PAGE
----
Investigation launched into pensions
An investigation has been kicked off by the Information Commissioner's Office (ICO) after claims were made that the data of millions of people's pensions are being sold to cold-calling firms and shady fraud types. The ICO have said that the rumours they've heard are "very worrying" and they will be talking to regulators and the police.
As you'll know, there's been changes which means that, from next month, people can cash-in their savings when they retire, rather than buying an annuity. These changes have seen increased concern about an upswing in fraud.
According to reports, people's pension details are being sold off for as little as 5p without consent. Over at the Daily Mail, reporters said they were offered information about 15,000 pensions without checks being made. This backs up previous ICO warnings that these reforms could lead to more scamming.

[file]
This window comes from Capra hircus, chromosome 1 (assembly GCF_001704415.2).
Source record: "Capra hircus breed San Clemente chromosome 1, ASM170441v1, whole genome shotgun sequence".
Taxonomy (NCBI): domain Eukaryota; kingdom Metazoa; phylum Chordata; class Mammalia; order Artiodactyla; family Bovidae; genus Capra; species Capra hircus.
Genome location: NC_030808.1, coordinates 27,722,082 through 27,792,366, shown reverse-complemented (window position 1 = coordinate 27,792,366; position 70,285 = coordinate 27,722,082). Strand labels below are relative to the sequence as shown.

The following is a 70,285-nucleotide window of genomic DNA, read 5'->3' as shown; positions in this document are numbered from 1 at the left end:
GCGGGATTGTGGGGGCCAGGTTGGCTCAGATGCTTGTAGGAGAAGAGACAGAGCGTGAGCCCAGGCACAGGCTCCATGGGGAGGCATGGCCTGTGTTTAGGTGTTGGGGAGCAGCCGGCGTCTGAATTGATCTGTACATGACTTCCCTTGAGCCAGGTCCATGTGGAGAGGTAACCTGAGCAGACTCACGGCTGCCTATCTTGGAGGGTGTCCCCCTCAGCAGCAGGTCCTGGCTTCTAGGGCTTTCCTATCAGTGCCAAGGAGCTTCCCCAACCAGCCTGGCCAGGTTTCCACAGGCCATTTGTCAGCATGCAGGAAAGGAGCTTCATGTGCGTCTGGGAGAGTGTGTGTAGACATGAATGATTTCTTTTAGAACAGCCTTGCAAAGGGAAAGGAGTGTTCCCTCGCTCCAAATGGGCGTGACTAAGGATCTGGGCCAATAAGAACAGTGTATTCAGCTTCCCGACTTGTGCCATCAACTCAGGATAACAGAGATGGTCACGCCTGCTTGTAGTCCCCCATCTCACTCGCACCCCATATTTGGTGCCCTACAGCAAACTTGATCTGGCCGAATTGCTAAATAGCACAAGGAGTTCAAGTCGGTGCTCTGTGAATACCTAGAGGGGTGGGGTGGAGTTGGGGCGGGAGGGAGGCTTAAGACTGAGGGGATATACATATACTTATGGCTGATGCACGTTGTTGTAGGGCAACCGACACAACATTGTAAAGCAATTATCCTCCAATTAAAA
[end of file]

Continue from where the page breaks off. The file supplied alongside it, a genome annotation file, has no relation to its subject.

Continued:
Steve Eckersley, the head of enforcement at the ICO, said: "It suggests a frequent disregard of laws that are in place specifically to protect consumers. We will be launching an investigation immediately. We're aware of allegations raised against several companies involved in the cold-calling sector, and will be making inquiries to establish whether there have been any breaches of the Data Protection Act or Privacy and Electronic Communications Regulations."
If any company is found guilty, there could be fines of £500,000 dished out and criminal prosecutions could be brought forward to anyone found obtaining personal data.
Eckersley added: "The information we've been shown supports the work we've been doing to target the shady industry that operates behind the nuisance of cold calls and spam texts. We're already aware of the potential for a huge spike in the number of scam texts and calls linked to pensions when the law changes in April, and have already taken action against a company that was sending out misleading messages."
"What we've seen here confirms those fears. Personal data is such a valuable asset, particularly financial information. The worst case scenario here is this information getting into the wrong hands and being used to target individuals at a critical point in their financial lives."